Case Western Reserve scientists have discovered that speed matters when it comes to how messenger RNA (mRNA) deciphers critical information within the genetic code — the complex chain of instructions critical to sustaining life. The investigators' findings, which appear in the March 12 journal Cell, give scientists critical new information in determining how best to engage cells to treat illness — and, ultimately, keep them from emerging in the first place. [More]
Pressure BioSciences introduces PCT-HD System to global proteomics market

Pressure BioSciences introduces PCT-HD System to global proteomics market

Pressure BioSciences, Inc., a leader in the development and sale of broadly enabling, pressure cycling technology ("PCT")-based sample preparation solutions to the worldwide life sciences industry, today announced the commercial release of the PCT-HD system. [More]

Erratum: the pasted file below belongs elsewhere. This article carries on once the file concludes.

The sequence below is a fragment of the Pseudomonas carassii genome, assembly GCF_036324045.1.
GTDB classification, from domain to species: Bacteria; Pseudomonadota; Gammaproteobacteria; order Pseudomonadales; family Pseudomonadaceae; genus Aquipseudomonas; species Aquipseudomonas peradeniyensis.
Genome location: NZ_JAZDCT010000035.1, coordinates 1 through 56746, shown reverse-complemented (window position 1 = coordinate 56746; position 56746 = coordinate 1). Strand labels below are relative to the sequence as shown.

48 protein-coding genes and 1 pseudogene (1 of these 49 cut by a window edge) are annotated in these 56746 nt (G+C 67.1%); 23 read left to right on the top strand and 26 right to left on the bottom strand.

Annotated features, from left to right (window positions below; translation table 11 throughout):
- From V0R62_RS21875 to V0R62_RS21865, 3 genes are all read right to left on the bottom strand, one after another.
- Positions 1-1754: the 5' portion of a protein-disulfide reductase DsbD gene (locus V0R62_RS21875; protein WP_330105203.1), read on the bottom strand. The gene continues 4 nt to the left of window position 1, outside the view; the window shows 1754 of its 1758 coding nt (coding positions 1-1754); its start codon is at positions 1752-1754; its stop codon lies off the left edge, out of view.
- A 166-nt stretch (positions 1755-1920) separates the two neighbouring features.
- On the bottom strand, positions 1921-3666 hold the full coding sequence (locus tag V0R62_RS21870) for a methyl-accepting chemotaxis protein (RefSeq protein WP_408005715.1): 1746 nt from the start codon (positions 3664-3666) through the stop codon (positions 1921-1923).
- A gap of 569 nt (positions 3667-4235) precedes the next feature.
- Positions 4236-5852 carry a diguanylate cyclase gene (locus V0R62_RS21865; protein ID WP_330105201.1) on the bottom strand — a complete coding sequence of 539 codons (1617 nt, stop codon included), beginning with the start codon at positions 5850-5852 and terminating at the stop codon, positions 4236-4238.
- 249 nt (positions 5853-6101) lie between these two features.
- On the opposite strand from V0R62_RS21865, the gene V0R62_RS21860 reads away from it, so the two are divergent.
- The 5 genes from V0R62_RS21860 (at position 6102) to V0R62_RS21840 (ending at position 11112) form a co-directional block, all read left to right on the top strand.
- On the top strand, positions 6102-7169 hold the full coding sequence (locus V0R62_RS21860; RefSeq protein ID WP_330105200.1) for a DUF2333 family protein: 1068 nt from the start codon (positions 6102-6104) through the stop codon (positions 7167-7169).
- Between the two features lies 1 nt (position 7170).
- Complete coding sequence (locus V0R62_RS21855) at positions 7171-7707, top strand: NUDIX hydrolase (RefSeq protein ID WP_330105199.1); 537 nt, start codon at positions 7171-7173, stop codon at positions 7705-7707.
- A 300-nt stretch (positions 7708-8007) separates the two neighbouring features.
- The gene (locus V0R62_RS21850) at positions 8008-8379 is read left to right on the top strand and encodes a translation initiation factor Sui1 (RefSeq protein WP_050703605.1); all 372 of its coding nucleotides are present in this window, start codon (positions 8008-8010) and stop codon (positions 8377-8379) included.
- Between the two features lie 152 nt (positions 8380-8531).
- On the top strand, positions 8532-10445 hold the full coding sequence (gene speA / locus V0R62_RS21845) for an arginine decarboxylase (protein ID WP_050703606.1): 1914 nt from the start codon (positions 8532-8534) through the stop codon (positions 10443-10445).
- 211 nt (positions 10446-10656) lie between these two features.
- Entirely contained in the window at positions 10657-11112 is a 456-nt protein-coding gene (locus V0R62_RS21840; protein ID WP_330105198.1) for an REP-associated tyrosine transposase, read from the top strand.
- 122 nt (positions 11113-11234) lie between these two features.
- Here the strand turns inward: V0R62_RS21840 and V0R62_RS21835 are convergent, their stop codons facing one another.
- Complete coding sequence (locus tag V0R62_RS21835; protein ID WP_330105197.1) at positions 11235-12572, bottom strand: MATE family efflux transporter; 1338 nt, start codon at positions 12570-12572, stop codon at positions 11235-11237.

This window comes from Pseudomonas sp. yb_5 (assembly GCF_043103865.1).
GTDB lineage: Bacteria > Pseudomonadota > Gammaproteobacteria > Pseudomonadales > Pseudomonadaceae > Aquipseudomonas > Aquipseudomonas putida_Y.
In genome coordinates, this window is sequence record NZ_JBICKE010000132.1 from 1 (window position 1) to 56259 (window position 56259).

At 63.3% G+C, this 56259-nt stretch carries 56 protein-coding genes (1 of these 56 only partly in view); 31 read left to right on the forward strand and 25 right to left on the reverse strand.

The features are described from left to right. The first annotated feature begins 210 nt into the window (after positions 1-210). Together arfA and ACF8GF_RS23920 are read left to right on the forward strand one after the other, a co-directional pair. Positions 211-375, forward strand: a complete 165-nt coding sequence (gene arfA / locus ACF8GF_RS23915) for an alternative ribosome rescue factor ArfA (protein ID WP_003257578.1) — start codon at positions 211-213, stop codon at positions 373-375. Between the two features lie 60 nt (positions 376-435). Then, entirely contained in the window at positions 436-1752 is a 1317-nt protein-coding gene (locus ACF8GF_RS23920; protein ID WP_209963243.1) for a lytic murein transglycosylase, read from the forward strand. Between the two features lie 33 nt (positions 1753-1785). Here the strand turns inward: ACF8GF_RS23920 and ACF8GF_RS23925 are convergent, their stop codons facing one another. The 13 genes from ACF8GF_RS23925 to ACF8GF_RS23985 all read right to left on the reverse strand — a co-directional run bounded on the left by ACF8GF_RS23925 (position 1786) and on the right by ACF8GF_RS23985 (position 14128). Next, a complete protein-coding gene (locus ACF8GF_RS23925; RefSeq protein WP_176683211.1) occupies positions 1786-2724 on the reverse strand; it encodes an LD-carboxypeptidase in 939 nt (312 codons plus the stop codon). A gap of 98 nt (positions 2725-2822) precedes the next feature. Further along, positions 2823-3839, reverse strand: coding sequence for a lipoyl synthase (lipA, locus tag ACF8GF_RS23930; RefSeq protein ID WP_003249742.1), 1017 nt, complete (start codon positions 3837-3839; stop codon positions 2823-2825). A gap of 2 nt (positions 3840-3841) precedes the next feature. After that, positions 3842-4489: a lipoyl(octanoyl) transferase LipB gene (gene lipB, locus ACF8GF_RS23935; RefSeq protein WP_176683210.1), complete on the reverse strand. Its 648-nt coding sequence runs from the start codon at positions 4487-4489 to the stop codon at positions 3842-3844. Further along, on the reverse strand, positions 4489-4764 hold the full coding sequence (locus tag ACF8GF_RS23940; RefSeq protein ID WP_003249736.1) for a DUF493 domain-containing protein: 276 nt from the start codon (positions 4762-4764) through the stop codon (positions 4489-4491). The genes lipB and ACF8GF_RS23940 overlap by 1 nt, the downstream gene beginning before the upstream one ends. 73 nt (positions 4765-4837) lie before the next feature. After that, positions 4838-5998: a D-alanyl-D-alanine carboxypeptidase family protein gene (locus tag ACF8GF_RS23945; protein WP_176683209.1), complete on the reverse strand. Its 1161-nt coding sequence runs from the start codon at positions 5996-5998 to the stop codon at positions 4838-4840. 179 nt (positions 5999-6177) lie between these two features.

MD Anderson researchers find way to predict patients who may respond to BRAF inhibitors

MD Anderson researchers find way to predict patients who may respond to BRAF inhibitors

Powerful drugs known as BRAF-inhibitors have been crucial for melanoma patients, saving lives through their ability to turn off the BRAF protein's power to spur cancer cell growth. [More]
First Major Analysis Of Human Protein Atlas Is Published In Science

First Major Analysis Of Human Protein Atlas Is Published In Science

A research article published today in Science presents the first major analysis based on the Human Protein Atlas, including a detailed picture of the proteins that are linked to cancer, the number of proteins present in the bloodstream, and the targets for all approved drugs on the market. [More]